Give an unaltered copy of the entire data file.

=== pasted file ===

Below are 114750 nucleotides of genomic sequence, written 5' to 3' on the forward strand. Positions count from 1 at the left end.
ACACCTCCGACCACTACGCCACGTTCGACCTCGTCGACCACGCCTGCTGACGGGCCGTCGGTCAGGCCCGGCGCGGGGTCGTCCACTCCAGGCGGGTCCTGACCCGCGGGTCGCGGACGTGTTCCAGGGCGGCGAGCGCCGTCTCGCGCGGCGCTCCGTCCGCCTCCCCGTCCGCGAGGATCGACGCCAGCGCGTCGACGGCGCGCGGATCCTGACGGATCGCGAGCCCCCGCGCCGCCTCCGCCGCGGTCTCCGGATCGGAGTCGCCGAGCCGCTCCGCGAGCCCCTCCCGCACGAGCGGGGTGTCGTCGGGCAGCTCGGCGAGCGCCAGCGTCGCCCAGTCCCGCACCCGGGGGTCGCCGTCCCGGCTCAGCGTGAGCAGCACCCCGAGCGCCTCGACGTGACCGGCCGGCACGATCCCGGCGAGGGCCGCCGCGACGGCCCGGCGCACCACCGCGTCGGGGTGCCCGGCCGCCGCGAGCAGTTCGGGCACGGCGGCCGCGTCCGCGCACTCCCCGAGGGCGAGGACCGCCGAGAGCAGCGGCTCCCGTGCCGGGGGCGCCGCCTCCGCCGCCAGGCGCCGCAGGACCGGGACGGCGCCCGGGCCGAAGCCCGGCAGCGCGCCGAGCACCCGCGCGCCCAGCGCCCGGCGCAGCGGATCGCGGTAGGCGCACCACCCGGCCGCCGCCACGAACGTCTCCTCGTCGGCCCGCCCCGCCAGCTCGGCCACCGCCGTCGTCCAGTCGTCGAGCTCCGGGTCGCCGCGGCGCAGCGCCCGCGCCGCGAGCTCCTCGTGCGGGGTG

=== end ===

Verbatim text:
Below are 114750 nucleotides of genomic sequence, written 5' to 3' on the forward strand. Positions count from 1 at the left end.
ACACCTCCGACCACTACGCCACGTTCGACCTCGTCGACCACGCCTGCTGACGGGCCGTCGGTCAGGCCCGGCGCGGGGTCGTCCACTCCAGGCGGGTCCTGACCCGCGGGTCGCGGACGTGTTCCAGGGCGGCGAGCGCCGTCTCGCGCGGCGCTCCGTCCGCCTCCCCGTCCGCGAGGATCGACGCCAGCGCGTCGACGGCGCGCGGATCCTGACGGATCGCGAGCCCCCGCGCCGCCTCCGCCGCGGTCTCCGGATCGGAGTCGCCGAGCCGCTCCGCGAGCCCCTCCCGCACGAGCGGGGTGTCGTCGGGCAGCTCGGCGAGCGCCAGCGTCGCCCAGTCCCGCACCCGGGGGTCGCCGTCCCGGCTCAGCGTGAGCAGCACCCCGAGCGCCTCGACGTGACCGGCCGGCACGATCCCGGCGAGGGCCGCCGCGACGGCCCGGCGCACCACCGCGTCGGGGTGCCCGGCCGCCGCGAGCAGTTCGGGCACGGCGGCCGCGTCCGCGCACTCCCCGAGGGCGAGGACCGCCGAGAGCAGCGGCTCCCGTGCCGGGGGCGCCGCCTCCGCCGCCAGGCGCCGCAGGACCGGGACGGCGCCCGGGCCGAAGCCCGGCAGCGCGCCGAGCACCCGCGCGCCCAGCGCCCGGCGCAGCGGATCGCGGTAGGCGCACCACCCGGCCGCCGCCACGAACGTCTCCTCGTCGGCCCGCCCCGCCAGCTCGGCCACCGCCGTCGTCCAGTCGTCGAGCTCCGGGTCGCCGCGGCGCAGCGCCCGCGCCGCGAGCTCCTCGTGCGGGGTG